So why have I decided to (finally) join this meta-world of scholarly (and not so scholarly) discourse? Is it because it's fashionable? Perhaps. Is it to bow to the tacit expectation of those in the information/library profession? Maybe. In fact, I have been tossing the idea around for quite some time. But what will be my contribution to the great blogosphere, you may ask? Social commentary? Daily journal entries? No, no, no. Too ordinary. I've decided to create an outlet for my random intellectual caprices. We all have them. Something brilliant (or poignant, or striking) occurs to us, and rarely do we get a chance to commit them to paper (er, HTML).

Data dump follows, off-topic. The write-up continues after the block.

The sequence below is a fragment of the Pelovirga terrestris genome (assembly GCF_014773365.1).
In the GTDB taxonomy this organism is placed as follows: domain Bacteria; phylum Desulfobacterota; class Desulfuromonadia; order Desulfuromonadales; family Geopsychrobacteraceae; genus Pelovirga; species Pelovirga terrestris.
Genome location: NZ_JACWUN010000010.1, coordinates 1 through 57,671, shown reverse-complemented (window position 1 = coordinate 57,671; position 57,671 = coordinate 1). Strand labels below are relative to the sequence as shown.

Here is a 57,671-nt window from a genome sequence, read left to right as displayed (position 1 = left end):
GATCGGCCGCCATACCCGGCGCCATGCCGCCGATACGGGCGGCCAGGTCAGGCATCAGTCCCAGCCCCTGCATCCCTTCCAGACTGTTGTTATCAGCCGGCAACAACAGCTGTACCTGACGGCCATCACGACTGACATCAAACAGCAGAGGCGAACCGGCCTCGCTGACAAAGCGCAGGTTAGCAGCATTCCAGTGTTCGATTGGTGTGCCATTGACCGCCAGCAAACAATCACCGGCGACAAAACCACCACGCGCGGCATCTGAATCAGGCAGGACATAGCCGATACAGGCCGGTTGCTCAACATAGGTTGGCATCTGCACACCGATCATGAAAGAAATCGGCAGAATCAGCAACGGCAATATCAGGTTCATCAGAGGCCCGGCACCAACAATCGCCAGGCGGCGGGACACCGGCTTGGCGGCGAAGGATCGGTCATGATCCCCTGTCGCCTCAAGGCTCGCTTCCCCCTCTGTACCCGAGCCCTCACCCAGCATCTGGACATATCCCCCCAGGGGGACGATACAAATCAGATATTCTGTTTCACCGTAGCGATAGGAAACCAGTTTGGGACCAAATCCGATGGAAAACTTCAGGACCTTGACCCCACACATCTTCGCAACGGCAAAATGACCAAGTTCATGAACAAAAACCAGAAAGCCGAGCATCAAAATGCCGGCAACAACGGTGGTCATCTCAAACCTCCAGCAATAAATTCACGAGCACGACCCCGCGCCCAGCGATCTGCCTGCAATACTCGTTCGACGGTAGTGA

So, below (above?) will appear bite-sized musings on....whatever happens to cross my mind. Those who know me will expect long tirades on music or perhaps the latest developments in cataloging. But I won't stop there. Who knows where the mind can wander at any given moment.

And with that sentiment, I close for today. I can't promise daily (or even weekly) postings; I'm no Doogie Howser. Expect quality over quantity. Expect to be edified...

Geekily yours,
The Edification Junkie